After arguably having done the same to Matt Bonner last year.
Six years ago on the night of the 2011 NBA Draft, when the San Antonio Spurs shockingly agreed to trade coach Gregg Popovich’s “favorite player,” point guard George Hill, to the Indiana Pacers in exchange for the rights to Kawhi Leonard — they also received the rights to a little-known European player named Davis Bertans.
At the time, Leonard was considered a solid prospect who might one day be as good or perhaps slightly better than Hill, while Bertans was considered a low-risk throw-in who might not ever make an NBA roster.
Throw in two devastating right knee injuries in 2013 and 2015, and Bertans’ chances of coming to the NBA at times appeared very uncertain.
Fast forward to 2017. Leonard has become one of the top players in the league while Bertans surpassed expectations during his rookie campaign last season — playing 67 games and starting in six of them. He averaged 4.5 points per game on 44 percent shooting from the field and recorded a 40 percent mark from behind the arc.
While those numbers might not immediately jump out at you, he only played 12.5 minutes a game and did a fine job making the most of his limited time on the floor.
Pop noted how impressed he was with Bertans, saying “His confidence and the way he comes into a game — he might come in at the end of the game, he might come in the middle and not expect to be playing — and he doesn’t miss a beat. He comes in and plays like he’s been playing all night, so that’s kind of cool.” Very cool, indeed.
When Bertans came over last year, it made the decision to part ways with Matt Bonner easier. At 6-foot-9, Bertans is essentially a younger, quicker and more athletic version of Bonner. And just like Bertans took over Bonner’s role last year — playing sparingly off the bench and being a reliable stretch four — it’s fair to say that his capable play last season was a factor in the Spurs deciding not to bring back the older and more limited David Lee this season.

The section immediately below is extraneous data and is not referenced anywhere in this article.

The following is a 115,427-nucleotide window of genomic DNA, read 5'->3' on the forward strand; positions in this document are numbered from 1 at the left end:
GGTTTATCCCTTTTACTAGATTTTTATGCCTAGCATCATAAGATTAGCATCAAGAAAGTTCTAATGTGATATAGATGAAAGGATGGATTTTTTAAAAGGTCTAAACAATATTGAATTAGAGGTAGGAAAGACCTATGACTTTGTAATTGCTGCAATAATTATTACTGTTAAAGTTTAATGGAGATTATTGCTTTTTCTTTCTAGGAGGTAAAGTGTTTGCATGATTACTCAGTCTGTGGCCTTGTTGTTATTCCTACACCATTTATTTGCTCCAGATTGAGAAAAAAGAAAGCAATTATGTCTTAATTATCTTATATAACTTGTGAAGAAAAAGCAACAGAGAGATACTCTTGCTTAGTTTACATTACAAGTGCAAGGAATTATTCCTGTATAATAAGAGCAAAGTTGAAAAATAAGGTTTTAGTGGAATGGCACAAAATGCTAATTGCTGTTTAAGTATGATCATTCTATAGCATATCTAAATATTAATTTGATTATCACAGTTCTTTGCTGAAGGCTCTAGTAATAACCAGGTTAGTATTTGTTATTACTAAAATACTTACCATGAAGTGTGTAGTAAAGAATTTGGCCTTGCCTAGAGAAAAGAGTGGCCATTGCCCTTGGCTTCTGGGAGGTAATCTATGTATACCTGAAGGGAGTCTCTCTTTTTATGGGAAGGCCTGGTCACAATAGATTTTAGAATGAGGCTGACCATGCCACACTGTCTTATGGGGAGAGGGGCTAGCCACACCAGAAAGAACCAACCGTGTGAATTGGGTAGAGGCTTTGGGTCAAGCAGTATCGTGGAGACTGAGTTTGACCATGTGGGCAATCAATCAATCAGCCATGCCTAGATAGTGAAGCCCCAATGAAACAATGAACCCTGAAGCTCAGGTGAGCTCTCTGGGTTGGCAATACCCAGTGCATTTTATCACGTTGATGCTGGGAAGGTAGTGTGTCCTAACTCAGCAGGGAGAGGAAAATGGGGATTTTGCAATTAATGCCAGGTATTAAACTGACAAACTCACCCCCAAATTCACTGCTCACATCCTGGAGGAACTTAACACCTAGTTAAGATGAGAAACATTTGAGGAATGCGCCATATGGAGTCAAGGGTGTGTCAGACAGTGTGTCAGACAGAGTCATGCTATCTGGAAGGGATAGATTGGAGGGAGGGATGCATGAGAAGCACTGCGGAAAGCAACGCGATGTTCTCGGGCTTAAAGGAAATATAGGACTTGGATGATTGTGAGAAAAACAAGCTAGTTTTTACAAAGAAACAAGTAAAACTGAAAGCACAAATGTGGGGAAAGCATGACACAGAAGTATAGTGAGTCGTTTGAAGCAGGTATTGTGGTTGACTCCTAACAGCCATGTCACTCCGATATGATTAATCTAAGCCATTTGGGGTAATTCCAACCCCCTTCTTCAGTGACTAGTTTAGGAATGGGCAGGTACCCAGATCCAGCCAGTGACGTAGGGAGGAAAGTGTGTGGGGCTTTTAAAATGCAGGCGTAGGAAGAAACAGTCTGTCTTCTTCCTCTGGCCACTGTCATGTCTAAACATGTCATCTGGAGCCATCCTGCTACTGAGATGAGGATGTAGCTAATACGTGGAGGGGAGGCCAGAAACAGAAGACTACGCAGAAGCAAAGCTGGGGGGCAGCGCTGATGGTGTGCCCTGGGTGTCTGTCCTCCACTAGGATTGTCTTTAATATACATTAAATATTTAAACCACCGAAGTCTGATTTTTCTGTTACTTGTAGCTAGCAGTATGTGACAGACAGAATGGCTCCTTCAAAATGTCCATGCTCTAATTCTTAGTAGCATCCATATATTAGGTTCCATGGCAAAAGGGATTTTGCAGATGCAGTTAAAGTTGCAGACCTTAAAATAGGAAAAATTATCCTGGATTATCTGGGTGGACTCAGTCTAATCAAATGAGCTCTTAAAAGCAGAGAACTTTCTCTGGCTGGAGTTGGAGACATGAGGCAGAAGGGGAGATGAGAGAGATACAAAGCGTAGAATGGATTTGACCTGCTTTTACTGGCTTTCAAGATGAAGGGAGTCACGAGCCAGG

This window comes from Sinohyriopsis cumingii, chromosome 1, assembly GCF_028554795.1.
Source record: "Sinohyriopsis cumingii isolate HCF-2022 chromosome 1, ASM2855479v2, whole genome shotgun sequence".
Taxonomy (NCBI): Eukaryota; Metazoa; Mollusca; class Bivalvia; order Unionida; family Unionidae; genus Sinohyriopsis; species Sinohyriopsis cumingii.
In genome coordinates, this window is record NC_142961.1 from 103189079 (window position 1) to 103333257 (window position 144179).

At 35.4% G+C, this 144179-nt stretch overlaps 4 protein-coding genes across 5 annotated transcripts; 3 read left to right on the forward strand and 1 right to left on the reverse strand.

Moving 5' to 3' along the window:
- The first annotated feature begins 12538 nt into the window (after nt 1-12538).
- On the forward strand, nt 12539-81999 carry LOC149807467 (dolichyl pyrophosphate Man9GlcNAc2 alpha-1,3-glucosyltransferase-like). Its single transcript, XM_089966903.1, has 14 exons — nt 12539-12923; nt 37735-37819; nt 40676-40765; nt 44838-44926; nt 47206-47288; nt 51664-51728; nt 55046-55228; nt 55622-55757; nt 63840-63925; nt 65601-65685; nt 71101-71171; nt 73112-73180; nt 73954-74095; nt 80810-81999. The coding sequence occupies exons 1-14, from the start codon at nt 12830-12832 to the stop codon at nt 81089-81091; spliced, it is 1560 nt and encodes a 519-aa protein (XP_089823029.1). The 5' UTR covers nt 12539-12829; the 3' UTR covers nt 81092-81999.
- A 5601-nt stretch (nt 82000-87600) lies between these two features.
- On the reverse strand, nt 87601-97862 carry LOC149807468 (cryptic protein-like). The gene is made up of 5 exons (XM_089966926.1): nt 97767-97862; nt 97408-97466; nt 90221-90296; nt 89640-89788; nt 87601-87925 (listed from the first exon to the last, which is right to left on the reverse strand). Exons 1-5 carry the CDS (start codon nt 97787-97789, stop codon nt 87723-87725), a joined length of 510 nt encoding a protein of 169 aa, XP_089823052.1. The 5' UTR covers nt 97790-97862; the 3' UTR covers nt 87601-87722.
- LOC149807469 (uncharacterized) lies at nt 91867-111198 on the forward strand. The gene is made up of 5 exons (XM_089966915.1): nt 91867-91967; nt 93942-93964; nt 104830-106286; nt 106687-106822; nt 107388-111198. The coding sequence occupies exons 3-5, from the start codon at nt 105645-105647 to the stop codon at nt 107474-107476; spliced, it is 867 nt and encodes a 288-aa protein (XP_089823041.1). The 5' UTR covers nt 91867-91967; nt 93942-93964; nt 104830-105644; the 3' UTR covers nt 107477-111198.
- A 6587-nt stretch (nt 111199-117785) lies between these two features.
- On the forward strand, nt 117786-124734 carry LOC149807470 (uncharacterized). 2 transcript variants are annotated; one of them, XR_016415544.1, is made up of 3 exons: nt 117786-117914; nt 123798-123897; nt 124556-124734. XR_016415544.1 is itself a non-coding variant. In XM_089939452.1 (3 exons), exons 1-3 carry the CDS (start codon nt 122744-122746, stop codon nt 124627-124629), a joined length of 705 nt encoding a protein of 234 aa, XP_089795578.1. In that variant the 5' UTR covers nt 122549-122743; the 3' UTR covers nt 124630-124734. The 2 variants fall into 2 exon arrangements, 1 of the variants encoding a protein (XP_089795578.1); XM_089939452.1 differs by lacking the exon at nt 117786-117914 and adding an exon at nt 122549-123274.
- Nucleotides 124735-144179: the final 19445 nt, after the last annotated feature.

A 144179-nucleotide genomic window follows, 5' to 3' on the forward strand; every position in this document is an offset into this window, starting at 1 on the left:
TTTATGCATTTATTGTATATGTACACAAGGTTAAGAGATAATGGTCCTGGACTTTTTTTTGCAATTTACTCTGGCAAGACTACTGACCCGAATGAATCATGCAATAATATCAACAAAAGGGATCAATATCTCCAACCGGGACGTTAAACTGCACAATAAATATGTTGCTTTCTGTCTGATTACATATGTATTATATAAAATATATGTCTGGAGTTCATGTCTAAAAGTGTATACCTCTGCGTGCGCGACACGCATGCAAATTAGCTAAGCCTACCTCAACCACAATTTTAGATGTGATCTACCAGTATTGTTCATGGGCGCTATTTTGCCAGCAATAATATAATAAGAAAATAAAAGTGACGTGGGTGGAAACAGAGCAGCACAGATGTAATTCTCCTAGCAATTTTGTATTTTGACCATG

The choice not to bring Lee back seems like it could have been a difficult one, being that he played played hard, knew his his role, was loved by his teammates and seemed a perfect fit for the team’s culture. Unfortunately for Lee, he’s never been an outside shooter, and that’s something players on this year’s Spurs team need to do. Throw in his lack of speed, his age (34) and a tough knee injury to end last season, and it made perfect sense why the Spurs wanted to move on and give Bertans a bigger role.
Lee had the chance to come back to the Spurs too, but he turned down his player option for this season. Because the Spurs weren’t left with a ton of cap wiggle room once they signed Rudy Gay and took care of Pau Gasol, Manu Ginobili and Patty Mills, this proved to be the final nail in the coffin for Lee. Bertans, meanwhile, is still on a rookie contract.
It’s clear that Bertans already has the trust and support of PATFO as well as his teammates, important for any young player. His confidence in his shooting, combined with the perseverance he showed battling back from two tough injuries, has helped mold him into the player he’s become. The scary part? He’s only 24 years old.
Bertans will have to play with the same assured attitude he had last season. It’s fair to expect some sophomore bumps along the way as he grows into a larger role and more minutes. But his precise sniping from deep, combined with deceptive athleticism, makes him tailor-made for the prototype teams want their power forwards to conform to in today’s NBA.
You can bet Pop is going to use him a lot more this season, and here’s hoping he seizes this opportunity by the throat and becomes yet another name in the long list of “draft-day steals” for the Silver and Black.
Source: Pounding The Rock